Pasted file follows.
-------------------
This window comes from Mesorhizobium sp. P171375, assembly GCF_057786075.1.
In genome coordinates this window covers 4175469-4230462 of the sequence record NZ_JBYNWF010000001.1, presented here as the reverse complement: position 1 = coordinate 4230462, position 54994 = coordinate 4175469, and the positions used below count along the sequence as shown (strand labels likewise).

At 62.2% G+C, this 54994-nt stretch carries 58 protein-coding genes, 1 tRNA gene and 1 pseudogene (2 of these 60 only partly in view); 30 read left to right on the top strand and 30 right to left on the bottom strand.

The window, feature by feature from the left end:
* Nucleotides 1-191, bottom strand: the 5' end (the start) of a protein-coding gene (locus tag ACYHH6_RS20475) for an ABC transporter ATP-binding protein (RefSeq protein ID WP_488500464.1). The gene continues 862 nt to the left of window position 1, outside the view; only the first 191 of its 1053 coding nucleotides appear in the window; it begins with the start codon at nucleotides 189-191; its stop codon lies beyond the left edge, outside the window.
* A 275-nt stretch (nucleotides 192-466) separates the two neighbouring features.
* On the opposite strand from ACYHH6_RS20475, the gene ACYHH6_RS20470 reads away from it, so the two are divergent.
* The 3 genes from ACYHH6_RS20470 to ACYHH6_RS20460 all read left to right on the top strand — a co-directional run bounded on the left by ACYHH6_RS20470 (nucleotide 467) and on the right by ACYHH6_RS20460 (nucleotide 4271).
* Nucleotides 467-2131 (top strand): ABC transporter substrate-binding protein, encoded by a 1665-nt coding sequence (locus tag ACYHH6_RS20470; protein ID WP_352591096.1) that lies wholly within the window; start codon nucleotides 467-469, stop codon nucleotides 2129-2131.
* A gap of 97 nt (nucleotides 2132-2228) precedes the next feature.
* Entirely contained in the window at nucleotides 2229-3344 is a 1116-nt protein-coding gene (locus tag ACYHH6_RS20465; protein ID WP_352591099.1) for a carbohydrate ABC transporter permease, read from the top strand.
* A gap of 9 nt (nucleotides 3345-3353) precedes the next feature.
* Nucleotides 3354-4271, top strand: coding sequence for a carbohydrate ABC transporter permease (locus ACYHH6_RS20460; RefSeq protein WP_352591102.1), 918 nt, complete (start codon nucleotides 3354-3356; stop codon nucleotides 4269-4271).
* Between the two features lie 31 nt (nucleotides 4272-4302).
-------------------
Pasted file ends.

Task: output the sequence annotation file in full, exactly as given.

This window comes from Mesorhizobium sp. P171375, assembly GCF_057786075.1.
In genome coordinates this window covers 4175469-4230462 of the sequence record NZ_JBYNWF010000001.1, presented here as the reverse complement: position 1 = coordinate 4230462, position 54994 = coordinate 4175469, and the positions used below count along the sequence as shown (strand labels likewise).

At 62.2% G+C, this 54994-nt stretch carries 58 protein-coding genes, 1 tRNA gene and 1 pseudogene (2 of these 60 only partly in view); 30 read left to right on the top strand and 30 right to left on the bottom strand.

The window, feature by feature from the left end:
* Nucleotides 1-191, bottom strand: the 5' end (the start) of a protein-coding gene (locus tag ACYHH6_RS20475) for an ABC transporter ATP-binding protein (RefSeq protein ID WP_488500464.1). The gene continues 862 nt to the left of window position 1, outside the view; only the first 191 of its 1053 coding nucleotides appear in the window; it begins with the start codon at nucleotides 189-191; its stop codon lies beyond the left edge, outside the window.
* A 275-nt stretch (nucleotides 192-466) separates the two neighbouring features.
* On the opposite strand from ACYHH6_RS20475, the gene ACYHH6_RS20470 reads away from it, so the two are divergent.
* The 3 genes from ACYHH6_RS20470 to ACYHH6_RS20460 all read left to right on the top strand — a co-directional run bounded on the left by ACYHH6_RS20470 (nucleotide 467) and on the right by ACYHH6_RS20460 (nucleotide 4271).
* Nucleotides 467-2131 (top strand): ABC transporter substrate-binding protein, encoded by a 1665-nt coding sequence (locus tag ACYHH6_RS20470; protein ID WP_352591096.1) that lies wholly within the window; start codon nucleotides 467-469, stop codon nucleotides 2129-2131.
* A gap of 97 nt (nucleotides 2132-2228) precedes the next feature.
* Entirely contained in the window at nucleotides 2229-3344 is a 1116-nt protein-coding gene (locus tag ACYHH6_RS20465; protein ID WP_352591099.1) for a carbohydrate ABC transporter permease, read from the top strand.
* A gap of 9 nt (nucleotides 3345-3353) precedes the next feature.
* Nucleotides 3354-4271, top strand: coding sequence for a carbohydrate ABC transporter permease (locus ACYHH6_RS20460; RefSeq protein WP_352591102.1), 918 nt, complete (start codon nucleotides 3354-3356; stop codon nucleotides 4269-4271).
* Between the two features lie 31 nt (nucleotides 4272-4302).